Rules for Revenues and Expenses
   

Changes in accounts must be either increases or decreases. Increases in equity associated with operations during a period are called revenues, and decreases are called expenses. The difference between the revenues of a period and the expenses of a period is the income for the period (also called profit or earnings). If the difference between revenues and expenses is negative, you have a loss.

The accounting system contains an account for each type of revenue - for example, Sales Revenue - and for each type of expense - for example, Salary Expense. The rules for debits and credits to these accounts are the same as those for equity accounts because revenue and expense accounts are subdivisions of equity.



Remember that increases in equity are credit entries. Since revenues increase equity, revenues are credits. Decreases in equity are debit entries. Since expenses decrease equity, expenses are debits. To summarise:

·To record revenues, credit a revenue account.  
·To record expenses, debit an expense account.  

These two rules, together with the four given earlier, are the complete list of debit and credit rules. (There is one minor exception. It relates to an unusual type of account that is called a contra account, and will be explained later.) From here on, we are applying these rules to a variety of transactions. We are not developing new rules. You can record any transaction, no matter how complicated, by using these rules. The word "charge" is often used instead of "debit," especially with reference to expense transactions. For example, "Charge €100 to supplies expense."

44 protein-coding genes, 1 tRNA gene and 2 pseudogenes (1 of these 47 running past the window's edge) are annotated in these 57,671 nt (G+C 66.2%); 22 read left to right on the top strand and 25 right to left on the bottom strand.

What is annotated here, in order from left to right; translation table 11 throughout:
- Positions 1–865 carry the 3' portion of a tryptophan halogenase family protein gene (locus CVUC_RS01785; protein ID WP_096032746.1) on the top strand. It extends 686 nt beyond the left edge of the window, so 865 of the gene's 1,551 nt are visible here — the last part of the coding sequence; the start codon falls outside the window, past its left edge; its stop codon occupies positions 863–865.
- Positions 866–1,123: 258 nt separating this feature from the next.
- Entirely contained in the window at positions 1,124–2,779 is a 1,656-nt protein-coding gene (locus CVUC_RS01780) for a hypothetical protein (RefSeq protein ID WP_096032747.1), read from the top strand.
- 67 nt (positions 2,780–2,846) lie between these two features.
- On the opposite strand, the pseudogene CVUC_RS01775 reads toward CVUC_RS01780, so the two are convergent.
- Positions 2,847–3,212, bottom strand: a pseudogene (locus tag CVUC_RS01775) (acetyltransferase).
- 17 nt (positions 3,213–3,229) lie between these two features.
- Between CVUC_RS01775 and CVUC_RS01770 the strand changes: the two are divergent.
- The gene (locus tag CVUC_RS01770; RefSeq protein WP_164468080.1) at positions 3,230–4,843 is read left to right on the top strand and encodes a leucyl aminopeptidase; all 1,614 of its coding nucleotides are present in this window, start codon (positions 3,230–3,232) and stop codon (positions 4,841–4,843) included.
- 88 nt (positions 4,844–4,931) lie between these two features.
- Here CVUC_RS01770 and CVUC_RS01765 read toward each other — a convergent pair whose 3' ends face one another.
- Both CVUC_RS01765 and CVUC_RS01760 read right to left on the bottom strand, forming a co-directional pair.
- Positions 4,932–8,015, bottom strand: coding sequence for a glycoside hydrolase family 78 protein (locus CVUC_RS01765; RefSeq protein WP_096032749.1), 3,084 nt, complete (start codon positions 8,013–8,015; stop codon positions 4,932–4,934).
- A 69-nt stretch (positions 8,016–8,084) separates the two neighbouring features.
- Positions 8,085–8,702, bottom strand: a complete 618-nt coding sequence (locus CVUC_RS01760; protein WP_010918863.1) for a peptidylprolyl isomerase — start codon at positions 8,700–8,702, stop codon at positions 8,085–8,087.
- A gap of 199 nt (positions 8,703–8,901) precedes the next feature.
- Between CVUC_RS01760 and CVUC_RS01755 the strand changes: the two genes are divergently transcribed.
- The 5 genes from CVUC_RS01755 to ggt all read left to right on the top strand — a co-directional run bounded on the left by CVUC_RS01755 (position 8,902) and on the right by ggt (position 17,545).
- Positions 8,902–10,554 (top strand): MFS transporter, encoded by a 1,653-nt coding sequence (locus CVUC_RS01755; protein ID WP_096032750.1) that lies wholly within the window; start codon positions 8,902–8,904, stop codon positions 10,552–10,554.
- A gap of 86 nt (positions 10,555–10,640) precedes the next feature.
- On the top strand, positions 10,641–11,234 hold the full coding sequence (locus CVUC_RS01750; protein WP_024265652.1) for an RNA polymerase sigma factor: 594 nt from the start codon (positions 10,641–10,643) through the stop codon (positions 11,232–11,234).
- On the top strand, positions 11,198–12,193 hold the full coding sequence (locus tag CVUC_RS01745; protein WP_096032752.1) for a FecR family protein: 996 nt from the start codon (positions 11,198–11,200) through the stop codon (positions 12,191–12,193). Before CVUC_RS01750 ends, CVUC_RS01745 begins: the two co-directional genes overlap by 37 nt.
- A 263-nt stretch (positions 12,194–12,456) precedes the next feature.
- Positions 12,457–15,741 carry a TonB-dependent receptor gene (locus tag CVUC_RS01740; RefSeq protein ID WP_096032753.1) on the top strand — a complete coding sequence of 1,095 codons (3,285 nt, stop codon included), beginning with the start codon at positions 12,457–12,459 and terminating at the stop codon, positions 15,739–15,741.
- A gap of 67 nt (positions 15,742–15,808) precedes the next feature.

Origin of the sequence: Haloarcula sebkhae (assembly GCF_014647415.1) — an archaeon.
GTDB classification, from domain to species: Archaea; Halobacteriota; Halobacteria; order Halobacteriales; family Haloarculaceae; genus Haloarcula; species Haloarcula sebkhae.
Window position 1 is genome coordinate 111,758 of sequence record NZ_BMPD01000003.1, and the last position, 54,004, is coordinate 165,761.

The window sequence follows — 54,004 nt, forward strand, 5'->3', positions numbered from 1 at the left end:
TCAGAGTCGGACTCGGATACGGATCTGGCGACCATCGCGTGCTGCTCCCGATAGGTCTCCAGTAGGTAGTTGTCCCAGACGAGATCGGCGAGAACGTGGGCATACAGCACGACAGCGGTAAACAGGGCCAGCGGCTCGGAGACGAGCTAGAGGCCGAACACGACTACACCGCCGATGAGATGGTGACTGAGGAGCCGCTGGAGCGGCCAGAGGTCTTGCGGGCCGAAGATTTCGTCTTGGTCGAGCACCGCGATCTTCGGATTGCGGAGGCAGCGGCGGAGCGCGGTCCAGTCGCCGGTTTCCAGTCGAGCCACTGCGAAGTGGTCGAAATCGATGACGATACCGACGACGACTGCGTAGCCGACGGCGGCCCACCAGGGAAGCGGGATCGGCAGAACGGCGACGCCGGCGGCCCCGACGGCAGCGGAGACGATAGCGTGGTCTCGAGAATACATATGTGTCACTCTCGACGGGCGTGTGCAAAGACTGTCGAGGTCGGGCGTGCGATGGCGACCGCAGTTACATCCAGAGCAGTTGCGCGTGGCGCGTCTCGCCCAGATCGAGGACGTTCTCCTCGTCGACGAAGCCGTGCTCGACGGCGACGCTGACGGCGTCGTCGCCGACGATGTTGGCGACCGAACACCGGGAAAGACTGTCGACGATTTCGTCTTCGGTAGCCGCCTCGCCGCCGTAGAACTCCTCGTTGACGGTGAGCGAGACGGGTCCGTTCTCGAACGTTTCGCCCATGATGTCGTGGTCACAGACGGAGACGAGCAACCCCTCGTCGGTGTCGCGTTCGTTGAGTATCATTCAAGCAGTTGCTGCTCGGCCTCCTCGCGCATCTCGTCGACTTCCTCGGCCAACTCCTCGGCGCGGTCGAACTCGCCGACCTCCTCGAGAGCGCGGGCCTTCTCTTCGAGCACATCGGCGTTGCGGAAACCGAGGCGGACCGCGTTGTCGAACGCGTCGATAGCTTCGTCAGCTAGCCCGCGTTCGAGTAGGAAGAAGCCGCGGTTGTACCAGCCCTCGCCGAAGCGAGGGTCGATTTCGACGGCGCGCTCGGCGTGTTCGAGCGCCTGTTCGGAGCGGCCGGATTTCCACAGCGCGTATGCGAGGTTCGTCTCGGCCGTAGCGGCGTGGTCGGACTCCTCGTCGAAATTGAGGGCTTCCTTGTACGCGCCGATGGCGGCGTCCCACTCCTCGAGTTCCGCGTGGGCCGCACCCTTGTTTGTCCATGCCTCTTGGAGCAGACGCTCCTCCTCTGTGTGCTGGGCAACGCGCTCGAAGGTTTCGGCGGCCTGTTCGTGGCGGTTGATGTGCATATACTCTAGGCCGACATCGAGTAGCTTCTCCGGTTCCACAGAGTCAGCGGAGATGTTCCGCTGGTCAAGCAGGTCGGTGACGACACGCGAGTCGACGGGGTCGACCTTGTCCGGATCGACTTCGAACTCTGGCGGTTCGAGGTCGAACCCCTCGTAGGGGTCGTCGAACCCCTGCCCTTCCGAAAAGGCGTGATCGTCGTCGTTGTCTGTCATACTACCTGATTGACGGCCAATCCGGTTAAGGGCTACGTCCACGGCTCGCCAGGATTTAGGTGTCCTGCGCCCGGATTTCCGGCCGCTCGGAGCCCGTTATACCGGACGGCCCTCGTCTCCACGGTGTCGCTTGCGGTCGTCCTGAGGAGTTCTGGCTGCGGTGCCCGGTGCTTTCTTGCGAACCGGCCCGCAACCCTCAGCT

To summarise, the six rules for debit and credit are as follows:

·To increase an asset account, debit it.  
·To decrease an asset account, credit it.  
·To increase a liability or equity account, credit it.  
·To decrease a liability or equity account, debit it.  
·To record revenues, credit a revenue account.  
·To record expenses, debit an expense account.  

The following diagrams may help you remember these rules. It shows the type of accounts, with each type being divided into a left-hand and a right-hand side. Debit entries are always made to the left-hand side of the account. However, debits to asset and expense accounts are increases, while debits to liability, equity, and revenue accounts are decreases. Credits are the opposite.










Another "rule of thumb" which can be used to remember how debits and credits work is based on the old adage "Give credit where it is due". If an account provides funds, it should be credited, whereas if an account receives funds, it should be credited.

For example, if a lodgement is made to the Bank Current Account (Asset) it receives funds and should be debited. If a withdrawal is made, it provides some of it's funds and should be credited. In the same way, if a supplier provides credit, the Creditors account (Liability) has provided additional funds to the business and should be credited. When a supplier is eventually paid, the Creditors account receives funds and should be debited.